It's time to plan your summer garden
SUMMER has its particular challenges in the garden. The harsh sunshine can burn and damage flowers and foliage, so you need to choose wisely.
If summer colour is what you're after, then petunias, portulaca, salvia, dianthus, zinnias, vinca and marigolds are hard to beat.
They love the heat and will flower prolifically for months. Seedlings planted now will be in full bloom by Christmas. If you need an instant effect, pick up some advanced seedlings or potted colour.
Annuals put on a fabulous show and enable you to change things around with the seasons. If you don't want to bother with that, though, choose hardy perennials like agapanthus, angelonia, geraniums, mandevillas, hibiscus and sunpatiens. They are showy and flower profusely, and you will not need to replace them as often as annuals.
Chinese star jasmine, gardenias, magnolia Little Gem and frangipanis will reward you with summer fragrance, ideal for outdoor living areas.
Summer is particularly challenging for pots in sunny positions as they dry out quickly. Choose plants that enjoy those conditions - dwarf bougainvilleas (including the Bambino range) and dipladenias will thrive. Both will flower pretty much all year in a really warm, sunny position. Succulents are great in pots of all shapes and sizes, making an impressive and easy-care display. Sunpatiens are also fantastic in pots, flowering non-stop throughout the year. But they are very thirsty, so will need watering once or possibly twice a day if they are in full sun. If you struggle to keep them from drooping try them in a less sunny position.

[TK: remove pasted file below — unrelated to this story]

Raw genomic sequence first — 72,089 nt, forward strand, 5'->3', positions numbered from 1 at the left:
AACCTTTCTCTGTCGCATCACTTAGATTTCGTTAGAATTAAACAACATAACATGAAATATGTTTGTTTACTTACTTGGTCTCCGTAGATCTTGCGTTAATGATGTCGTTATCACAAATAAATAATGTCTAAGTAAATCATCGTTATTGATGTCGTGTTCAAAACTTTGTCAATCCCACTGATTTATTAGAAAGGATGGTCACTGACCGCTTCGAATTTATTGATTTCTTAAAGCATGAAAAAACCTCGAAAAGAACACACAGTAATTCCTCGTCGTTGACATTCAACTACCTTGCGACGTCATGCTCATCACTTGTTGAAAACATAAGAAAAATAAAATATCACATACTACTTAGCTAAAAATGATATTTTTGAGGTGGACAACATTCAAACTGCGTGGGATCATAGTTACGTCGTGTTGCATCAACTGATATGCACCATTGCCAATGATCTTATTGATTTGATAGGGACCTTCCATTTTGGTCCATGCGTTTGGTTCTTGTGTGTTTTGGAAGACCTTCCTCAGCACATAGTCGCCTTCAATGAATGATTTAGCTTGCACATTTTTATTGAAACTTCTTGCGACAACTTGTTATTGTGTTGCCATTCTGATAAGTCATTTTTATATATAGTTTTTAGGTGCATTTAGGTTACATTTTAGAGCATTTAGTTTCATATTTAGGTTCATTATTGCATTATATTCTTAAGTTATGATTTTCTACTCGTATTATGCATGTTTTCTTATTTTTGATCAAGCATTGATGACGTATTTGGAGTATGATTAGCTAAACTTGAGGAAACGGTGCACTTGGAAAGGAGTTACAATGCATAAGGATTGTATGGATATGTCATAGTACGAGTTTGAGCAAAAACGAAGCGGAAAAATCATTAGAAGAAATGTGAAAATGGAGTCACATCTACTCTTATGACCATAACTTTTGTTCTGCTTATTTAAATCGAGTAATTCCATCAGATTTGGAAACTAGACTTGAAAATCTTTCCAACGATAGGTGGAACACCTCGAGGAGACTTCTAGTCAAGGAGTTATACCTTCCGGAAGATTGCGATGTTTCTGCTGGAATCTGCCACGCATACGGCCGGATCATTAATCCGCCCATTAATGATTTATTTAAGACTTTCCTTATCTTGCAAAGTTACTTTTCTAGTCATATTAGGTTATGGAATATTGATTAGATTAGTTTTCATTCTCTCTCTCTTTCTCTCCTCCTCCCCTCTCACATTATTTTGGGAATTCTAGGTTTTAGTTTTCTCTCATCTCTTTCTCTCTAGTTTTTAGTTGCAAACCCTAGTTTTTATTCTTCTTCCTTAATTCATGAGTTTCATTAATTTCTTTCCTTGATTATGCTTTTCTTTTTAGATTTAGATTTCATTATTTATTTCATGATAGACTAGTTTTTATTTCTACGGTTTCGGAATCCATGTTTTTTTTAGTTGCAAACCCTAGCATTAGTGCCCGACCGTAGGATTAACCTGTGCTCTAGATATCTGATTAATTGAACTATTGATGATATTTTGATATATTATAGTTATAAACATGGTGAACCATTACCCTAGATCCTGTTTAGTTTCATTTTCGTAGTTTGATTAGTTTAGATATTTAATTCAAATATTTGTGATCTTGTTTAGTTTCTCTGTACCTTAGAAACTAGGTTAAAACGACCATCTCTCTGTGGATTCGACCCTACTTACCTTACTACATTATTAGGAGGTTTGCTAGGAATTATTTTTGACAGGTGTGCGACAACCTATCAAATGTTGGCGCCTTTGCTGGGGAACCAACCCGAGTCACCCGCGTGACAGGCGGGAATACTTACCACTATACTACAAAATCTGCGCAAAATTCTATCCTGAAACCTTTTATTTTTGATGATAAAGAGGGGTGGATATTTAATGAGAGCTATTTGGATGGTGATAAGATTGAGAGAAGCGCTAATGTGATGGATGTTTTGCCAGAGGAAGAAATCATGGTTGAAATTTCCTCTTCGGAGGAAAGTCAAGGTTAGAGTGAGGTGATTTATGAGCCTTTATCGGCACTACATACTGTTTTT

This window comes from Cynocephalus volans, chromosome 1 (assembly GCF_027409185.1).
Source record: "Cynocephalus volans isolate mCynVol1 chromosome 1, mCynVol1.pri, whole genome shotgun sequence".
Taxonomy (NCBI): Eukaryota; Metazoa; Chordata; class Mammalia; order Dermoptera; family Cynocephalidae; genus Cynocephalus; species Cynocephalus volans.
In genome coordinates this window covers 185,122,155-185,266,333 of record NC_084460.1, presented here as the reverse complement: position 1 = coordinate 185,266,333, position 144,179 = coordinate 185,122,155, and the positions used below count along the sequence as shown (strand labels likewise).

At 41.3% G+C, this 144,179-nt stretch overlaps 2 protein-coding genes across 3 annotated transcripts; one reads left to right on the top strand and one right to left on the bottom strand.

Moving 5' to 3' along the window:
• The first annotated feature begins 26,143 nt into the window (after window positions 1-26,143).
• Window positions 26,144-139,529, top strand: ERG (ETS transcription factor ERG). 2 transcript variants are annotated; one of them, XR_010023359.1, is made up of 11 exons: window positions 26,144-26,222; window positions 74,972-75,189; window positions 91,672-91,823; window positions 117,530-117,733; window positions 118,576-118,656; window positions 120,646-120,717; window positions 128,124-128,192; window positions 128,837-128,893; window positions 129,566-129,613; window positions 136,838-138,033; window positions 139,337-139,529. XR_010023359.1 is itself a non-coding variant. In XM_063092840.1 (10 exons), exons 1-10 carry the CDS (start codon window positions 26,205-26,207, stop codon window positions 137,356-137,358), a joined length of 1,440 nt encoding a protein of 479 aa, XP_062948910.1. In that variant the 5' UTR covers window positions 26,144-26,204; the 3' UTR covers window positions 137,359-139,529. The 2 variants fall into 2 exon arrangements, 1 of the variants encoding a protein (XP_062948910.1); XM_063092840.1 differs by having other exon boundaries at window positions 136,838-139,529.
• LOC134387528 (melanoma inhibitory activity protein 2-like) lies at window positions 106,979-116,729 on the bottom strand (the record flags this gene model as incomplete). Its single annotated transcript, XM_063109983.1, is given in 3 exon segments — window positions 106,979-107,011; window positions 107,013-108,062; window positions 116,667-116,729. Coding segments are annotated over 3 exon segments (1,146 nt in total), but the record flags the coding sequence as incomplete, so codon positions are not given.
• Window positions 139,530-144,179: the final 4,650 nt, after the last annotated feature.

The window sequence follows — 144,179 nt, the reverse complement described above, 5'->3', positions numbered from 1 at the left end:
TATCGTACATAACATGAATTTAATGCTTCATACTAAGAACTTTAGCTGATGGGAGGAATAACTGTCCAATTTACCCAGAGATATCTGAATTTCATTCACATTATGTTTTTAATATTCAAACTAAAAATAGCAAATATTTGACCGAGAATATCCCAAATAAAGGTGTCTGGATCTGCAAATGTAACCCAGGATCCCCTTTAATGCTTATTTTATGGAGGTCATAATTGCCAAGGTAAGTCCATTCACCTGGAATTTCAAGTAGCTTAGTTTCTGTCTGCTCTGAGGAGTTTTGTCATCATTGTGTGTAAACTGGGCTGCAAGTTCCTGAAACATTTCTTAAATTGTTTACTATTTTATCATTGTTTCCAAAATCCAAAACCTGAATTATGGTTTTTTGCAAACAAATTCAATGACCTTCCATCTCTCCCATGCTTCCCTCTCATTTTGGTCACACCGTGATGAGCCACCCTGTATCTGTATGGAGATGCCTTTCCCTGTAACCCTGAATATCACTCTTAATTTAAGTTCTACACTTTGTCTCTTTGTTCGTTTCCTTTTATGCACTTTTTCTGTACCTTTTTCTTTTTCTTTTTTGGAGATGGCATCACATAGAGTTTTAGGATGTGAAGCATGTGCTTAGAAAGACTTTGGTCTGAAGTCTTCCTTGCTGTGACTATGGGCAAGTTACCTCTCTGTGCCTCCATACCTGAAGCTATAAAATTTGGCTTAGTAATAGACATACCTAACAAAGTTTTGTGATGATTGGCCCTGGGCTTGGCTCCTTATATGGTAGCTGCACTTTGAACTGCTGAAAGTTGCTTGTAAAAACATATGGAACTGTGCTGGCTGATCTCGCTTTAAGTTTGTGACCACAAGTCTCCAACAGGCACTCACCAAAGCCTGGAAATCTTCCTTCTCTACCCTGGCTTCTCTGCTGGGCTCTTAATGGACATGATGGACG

For shadier places, consider begonias, spathyphillum (peace lily), plectranthus, bromeliads, ferns and anthuriums. The lush, tropical foliage plants such as ctenanthe and calathea also bring vibrant colour to shady areas. For semi-shade, there are two tropical shrubs that I love - medinilla and vireya (tropical rhododendrons). Both are best in a position that gets morning sun but is protected in the hottest part of the day. They make spectacular potted plants.
Heliconias and gingers are great summer performers in a tropical garden. They are certainly not drought-tolerant, though, so you will need to make sure they get adequate water if they are to look really good.
A great way to create a cool feel in outdoor areas in summer is to use lovely large water bowls filled with water lilies or lotus. I find that water bowls are really easy to look after - you need to top the water up if the level drops, but this is certainly not a daily chore. The plants grow quickly and need to be fed with a slow release fertiliser tablet every four to six weeks.
A beautiful summer garden relies on careful plant selection, as well as gardening practices that help plants to withstand the heat. But with a bit of planning and preparation, the garden can be colourful and enticing all summer long.